Russia and China veto Syria action

 

Britain today condemned as “inexcusable and indefensible” the decision by Russia and China to veto a United Nations Security Council resolution threatening sanctions against the regime of President Bashar Assad in Syria.

The vetoes came just hours after Prime Minister David Cameron issued a direct plea to Russian President Vladimir Putin not to block action against Assad, warning that Syria faces civil war unless the dictator leaves.

"The alternative to political transition at the top of Syria is revolution from the bottom in Syria," warned Mr Cameron during a visit to Afghanistan.

As fighting continued for the fifth day on the streets of capital Damascus, Foreign Secretary William Hague accused Moscow and Beijing of turning their backs on the people of Syria "in their darkest hour".

Mr Hague said Britain would now back a proposal from peace envoy Kofi Annan for a final 30-day extension of the UN observer mission in Syria after its mandate runs out on Friday, in order to give the Assad regime "a last opportunity to live up to its commitments".

But the UK will also seek tighter EU sanctions and look at what more it can do to help the Syrian opposition, he said.

And he made clear that, while today's resolution would not have authorised military action, the door had not been closed on the use of force in future, saying that Britain "will rule nothing out" in its efforts to end the killing.

In a warning to those in positions of power in Damascus, the Foreign Secretary said: "Today's veto does nothing to change the fact that the Assad regime is doomed.

"My message to all those in the regime is that they will be held accountable for their actions.

"The pressure on them will not relent for an instant in spite of the veto today.

"We will do all that we can do to end the killing and will rule nothing out in the future in these efforts."

Today's developments in New York came a day after the most daring strike by rebels since the outset of the uprising 16 months ago, when a bomb killed three leading regime figures, including Assad's brother-in-law and the defence minister, attending a crisis meeting in Damascus.

Rumours circulated that Assad himself may have been injured in the blast or have fled the capital with his British-born wife Asma, but state TV showed footage of him swearing in a new defence minister.

Government forces used attack helicopters, heavy machine guns and mortar shells against rebels in a fifth day of fighting in Damascus, while thousands of refugees flooded across the border into Lebanon.

The Security Council voted 11-2 in favour of a resolution which would have created a trigger for global sanctions if Damascus failed to live up to commitments to end the use of heavy weapons against insurgents and civilians, to step back from violence, permit UN observers to operate unhindered and move towards a political resolution.

But China and Russia were able to block agreement by wielding the vetoes they hold as permanent members of the 15-nation Council.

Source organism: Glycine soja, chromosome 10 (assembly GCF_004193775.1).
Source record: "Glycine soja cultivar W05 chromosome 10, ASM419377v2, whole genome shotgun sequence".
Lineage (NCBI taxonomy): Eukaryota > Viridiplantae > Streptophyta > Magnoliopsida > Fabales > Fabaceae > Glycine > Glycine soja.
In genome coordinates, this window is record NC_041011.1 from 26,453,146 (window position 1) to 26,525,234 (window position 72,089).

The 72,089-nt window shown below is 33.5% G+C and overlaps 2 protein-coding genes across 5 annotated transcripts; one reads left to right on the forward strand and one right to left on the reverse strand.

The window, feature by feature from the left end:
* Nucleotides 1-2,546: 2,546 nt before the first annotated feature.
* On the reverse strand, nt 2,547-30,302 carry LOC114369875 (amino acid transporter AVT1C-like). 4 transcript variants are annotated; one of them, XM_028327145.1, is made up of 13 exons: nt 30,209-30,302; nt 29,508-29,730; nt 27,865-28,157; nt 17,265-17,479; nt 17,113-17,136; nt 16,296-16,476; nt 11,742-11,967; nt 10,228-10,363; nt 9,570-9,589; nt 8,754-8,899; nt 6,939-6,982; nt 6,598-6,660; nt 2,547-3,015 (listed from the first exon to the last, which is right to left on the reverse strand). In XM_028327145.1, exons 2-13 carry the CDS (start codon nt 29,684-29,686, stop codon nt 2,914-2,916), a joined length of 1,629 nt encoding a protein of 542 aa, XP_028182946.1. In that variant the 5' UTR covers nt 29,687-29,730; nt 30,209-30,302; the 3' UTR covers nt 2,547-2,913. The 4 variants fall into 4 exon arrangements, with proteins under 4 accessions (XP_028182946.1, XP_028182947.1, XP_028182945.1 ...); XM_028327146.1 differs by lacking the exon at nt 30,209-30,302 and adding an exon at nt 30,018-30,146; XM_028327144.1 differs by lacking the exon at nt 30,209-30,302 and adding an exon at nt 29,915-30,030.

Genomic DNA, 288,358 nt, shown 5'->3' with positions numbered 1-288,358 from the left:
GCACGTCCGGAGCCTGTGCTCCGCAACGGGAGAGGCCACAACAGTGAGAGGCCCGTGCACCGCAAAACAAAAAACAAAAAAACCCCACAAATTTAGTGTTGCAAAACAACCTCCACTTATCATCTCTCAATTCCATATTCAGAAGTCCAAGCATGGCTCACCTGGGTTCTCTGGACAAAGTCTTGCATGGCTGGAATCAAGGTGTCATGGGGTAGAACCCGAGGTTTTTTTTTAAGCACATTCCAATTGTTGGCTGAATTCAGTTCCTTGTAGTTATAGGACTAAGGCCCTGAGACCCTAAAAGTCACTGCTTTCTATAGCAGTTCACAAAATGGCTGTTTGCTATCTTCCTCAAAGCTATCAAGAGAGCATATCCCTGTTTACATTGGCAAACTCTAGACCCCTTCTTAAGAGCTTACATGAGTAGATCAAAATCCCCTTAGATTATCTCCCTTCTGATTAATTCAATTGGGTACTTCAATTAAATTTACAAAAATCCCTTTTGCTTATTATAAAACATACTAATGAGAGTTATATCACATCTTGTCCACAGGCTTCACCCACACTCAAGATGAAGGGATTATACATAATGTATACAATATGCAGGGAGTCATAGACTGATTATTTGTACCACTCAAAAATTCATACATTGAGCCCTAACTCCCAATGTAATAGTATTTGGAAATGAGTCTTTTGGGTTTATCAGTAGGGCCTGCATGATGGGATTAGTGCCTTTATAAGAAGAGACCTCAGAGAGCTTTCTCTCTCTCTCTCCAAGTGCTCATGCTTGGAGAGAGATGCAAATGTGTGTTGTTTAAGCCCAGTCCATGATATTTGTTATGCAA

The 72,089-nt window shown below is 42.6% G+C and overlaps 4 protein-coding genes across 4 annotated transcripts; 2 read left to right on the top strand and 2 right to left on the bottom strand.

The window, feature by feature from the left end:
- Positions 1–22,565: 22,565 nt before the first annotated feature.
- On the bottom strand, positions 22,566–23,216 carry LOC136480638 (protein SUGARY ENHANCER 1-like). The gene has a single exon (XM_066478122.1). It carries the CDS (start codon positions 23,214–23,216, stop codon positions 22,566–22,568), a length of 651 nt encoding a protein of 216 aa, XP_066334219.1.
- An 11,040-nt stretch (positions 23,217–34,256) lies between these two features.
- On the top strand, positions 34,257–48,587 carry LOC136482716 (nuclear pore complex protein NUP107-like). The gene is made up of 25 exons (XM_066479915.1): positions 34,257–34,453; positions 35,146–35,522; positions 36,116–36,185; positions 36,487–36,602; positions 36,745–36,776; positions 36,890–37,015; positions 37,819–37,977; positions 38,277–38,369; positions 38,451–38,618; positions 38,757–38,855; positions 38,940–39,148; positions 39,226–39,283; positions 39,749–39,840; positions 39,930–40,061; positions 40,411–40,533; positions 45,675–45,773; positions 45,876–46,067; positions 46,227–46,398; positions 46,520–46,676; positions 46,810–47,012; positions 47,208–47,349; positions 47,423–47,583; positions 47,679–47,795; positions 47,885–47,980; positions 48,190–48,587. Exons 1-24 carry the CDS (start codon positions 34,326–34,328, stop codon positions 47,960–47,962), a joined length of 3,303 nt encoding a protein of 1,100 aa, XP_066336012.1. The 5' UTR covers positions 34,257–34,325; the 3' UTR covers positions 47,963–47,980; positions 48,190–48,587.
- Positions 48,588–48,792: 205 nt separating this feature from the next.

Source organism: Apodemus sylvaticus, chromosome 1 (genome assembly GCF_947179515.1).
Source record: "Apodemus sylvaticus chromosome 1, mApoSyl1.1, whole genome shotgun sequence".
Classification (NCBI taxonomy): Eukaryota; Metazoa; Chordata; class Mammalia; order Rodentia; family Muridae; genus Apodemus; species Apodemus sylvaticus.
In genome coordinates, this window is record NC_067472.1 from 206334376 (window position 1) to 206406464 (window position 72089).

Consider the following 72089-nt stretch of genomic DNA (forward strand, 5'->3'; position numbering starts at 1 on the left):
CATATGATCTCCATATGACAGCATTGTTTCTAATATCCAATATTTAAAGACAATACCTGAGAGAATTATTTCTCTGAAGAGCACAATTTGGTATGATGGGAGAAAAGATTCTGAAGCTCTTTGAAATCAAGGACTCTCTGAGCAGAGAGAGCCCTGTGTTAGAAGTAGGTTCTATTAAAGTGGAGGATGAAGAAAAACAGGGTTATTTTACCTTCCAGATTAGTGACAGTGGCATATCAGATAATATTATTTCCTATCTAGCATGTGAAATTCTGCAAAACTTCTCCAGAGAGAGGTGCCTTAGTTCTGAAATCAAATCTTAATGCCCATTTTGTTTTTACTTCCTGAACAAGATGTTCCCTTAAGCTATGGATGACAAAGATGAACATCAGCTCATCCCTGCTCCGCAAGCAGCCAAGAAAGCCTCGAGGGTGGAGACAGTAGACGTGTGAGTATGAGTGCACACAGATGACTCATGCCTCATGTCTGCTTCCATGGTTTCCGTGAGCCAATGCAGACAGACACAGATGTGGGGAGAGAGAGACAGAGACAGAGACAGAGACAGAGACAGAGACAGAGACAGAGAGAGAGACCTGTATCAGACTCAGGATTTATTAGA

They instead backed a rival Russian resolution which would extend the observer mission by up to 90 days but was dismissed by the UK as ineffective.

Mr Hague - who has just returned from a visit to refugee camps in Jordan housing thousands of Syrians who have fled the violence - said he was "appalled" by their refusal to back the action requested by Mr Annan.

Speaking at the Foreign Office in London, Mr Hague said: "In the view of the UK, the decision by Russia and China to veto this resolution is inexcusable and indefensible.

"When it came to the time to turn agreements which they have supported into action to end the violence, they stood aside.

"They have turned their back on the people of Syria in their darkest hour."

He added: "The Syrian refugees I met in Jordan this week were desperate and despairing.

"They will feel abandoned and betrayed by this unjustifiable veto.

"I believe Russia and China will pay a serious price in the Middle East diplomatically and politically for taking this position.

"Many observers will conclude that they have put national interest ahead of the lives and rights of millions of Syrian people.

"And they will be held increasingly responsible for worsening the crisis in Syria."

Mr Hague dismissed Russia and China's characterisation of today's resolution as a Western plan, pointing out it was called for by the Arab League and backed by non-permanent Security Council members including India, Morocco and Colombia.

"It was not a Western proposition - it was what people and governments all over the world wanted to see," he said.

"And there was nothing in it which would have authorised military action."

Shadow foreign secretary Douglas Alexander said: "I fear today's veto by Russia and China will be seen by Assad's regime as giving it the green light to continue with its brutal crackdown which has already cost the lives of so many innocent people.

"The conflict in Syria today symbolises not only a tragic betrayal of responsibility by the Syrian leadership, but a tragic and damaging divide within the international community."

PA

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